Modi Wants Covid Shots Patent Rules Lifted: Highlights of His G7 Speech & What it Means

·2-min read

Prime Minister Narendra Modi on Saturday, speaking at the G7 outreach session titled ‘Building Back Stronger – Health’, sought support of the member countries to lift patent protections for Covid-19 vaccines. India and South Africa have come out with a proposal at the World Trade Organisation to waive the intellectual property rights (IPR) on coronavirus vaccines, drugs and therapeutics protected by the trade-related aspects of intellectual property rights (TRIPS) agreement of the WTO.

Apart from India and South Africa, the co-sponsors include the African Group, the LDC Group, Bolivia, Egypt, Eswatini, Fiji, Indonesia, Kenya, Maldives, Mozambique, Mongolia, Namibia, Pakistan, Vanuatu, Venezuela, and Zimbabwe. The aim of the revised proposal is to increase global access to several crucial medical products to help nations more effectively tackle the deadly virus with affordable and accessible tools.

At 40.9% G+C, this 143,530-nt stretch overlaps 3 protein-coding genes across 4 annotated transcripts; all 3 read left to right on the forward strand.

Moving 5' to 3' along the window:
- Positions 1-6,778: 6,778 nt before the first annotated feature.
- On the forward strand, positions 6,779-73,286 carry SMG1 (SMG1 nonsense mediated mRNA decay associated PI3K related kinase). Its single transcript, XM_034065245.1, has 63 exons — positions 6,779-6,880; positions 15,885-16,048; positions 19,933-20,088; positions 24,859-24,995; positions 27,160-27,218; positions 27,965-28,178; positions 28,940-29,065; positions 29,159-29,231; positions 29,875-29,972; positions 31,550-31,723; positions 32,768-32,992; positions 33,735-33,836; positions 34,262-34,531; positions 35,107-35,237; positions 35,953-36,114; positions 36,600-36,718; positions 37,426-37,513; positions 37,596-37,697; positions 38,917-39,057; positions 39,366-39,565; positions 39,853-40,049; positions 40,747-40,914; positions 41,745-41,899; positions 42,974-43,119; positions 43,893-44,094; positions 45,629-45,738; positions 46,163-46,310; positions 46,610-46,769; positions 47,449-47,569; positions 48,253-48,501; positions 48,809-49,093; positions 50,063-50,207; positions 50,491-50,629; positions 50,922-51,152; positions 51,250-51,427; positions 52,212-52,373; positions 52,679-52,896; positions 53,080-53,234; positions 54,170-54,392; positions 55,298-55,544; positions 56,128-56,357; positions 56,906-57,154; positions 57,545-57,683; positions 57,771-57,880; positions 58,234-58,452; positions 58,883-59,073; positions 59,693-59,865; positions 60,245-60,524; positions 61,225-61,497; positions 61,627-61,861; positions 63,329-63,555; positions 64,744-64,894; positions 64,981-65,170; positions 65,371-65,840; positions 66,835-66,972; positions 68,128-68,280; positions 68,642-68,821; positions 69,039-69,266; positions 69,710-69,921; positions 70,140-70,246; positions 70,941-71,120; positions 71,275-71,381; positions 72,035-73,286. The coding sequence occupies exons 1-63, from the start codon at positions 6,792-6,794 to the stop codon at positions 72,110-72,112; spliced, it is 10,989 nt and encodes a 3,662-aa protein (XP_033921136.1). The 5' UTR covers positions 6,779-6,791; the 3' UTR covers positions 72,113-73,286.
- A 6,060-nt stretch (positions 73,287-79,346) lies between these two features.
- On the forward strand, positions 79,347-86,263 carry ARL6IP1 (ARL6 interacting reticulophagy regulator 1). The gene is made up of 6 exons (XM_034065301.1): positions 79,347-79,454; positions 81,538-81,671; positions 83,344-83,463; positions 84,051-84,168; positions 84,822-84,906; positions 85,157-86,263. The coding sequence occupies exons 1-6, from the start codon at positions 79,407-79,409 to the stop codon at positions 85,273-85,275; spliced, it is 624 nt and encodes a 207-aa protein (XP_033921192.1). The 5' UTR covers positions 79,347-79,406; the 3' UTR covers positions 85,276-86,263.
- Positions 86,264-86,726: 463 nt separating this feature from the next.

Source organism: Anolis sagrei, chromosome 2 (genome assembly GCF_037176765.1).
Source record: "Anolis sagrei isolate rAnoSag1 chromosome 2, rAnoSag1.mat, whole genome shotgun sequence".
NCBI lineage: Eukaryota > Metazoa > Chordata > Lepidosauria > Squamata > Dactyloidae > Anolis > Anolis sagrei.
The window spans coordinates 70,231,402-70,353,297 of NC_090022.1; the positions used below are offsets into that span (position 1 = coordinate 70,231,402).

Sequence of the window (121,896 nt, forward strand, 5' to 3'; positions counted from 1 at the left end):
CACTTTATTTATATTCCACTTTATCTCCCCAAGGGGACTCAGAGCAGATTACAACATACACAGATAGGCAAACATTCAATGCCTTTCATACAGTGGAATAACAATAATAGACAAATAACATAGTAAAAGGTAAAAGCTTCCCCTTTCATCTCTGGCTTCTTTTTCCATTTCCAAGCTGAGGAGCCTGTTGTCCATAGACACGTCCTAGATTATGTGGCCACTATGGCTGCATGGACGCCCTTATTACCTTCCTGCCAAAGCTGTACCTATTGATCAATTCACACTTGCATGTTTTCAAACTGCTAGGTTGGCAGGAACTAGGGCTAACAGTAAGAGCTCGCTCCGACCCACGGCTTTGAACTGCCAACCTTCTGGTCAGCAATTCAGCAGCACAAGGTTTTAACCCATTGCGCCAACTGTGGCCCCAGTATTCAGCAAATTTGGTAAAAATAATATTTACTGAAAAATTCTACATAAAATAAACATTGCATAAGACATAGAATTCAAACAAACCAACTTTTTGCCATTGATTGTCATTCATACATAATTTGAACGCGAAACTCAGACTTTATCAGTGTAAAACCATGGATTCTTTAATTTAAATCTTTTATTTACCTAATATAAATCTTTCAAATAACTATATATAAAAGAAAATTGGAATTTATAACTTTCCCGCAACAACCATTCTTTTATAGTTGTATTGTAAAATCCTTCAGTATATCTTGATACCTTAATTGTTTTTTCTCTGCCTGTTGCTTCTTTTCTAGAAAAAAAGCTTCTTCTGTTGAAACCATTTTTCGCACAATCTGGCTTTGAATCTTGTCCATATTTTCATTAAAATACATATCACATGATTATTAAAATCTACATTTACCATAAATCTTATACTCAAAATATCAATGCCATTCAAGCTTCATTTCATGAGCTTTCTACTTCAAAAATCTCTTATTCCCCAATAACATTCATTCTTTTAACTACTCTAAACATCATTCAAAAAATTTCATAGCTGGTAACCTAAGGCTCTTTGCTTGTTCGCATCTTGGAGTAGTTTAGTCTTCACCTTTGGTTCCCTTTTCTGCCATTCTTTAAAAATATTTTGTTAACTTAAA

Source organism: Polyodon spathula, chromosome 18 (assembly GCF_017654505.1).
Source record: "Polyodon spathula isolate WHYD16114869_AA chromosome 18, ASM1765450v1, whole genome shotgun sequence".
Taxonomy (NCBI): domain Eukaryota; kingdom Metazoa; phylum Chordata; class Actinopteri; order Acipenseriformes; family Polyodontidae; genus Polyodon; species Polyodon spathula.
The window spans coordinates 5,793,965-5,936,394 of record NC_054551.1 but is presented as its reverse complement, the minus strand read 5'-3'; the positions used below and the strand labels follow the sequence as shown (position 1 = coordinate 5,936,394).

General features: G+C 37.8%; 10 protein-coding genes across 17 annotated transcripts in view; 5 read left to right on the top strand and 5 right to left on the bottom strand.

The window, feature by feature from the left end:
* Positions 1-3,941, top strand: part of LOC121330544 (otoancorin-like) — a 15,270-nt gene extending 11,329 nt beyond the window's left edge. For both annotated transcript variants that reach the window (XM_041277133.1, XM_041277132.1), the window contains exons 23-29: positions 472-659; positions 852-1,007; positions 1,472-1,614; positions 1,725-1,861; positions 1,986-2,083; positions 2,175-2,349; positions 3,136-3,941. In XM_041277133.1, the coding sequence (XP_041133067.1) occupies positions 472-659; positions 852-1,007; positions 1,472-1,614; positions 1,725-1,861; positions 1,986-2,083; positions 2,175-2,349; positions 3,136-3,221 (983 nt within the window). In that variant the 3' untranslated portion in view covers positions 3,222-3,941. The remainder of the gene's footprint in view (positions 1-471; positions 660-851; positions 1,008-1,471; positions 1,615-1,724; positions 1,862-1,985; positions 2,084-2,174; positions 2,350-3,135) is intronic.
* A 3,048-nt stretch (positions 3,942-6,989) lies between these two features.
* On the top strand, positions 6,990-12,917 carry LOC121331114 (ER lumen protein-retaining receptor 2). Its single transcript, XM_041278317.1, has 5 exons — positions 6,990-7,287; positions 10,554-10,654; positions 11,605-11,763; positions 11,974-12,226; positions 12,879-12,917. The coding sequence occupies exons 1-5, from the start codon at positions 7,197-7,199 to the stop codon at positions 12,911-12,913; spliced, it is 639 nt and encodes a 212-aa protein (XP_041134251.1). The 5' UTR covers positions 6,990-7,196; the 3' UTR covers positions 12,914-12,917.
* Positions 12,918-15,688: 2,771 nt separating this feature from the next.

1. India’s emphasis on keeping open supply chains for vaccine raw materials and components to help enhance vaccine production in countries like India received widespread support, sources said.

2. Sources added that Australia and several other countries came out in strong support of Modi’s call to waive patents on coronavirus vaccines to boost their production.

3. German Chancellor Angela Merkel supported Modi’s call for adopting a “one earth, one health” approach, which is aimed to deal with the coronavirus pandemic globally.

4. Calling for global unity, leadership, and solidarity to prevent future pandemics, Modi emphasised on the special responsibility of democratic and transparent societies to deal with the challenge, according to an official statement.

5. The prime minister spoke about India’s successful use of open source digital tools for contact tracing and vaccine management, and conveyed India’s willingness to share its experience and expertise.

The Group of Seven (G7) comprises the UK, Canada, France, Germany, Italy, Japan and the United States.

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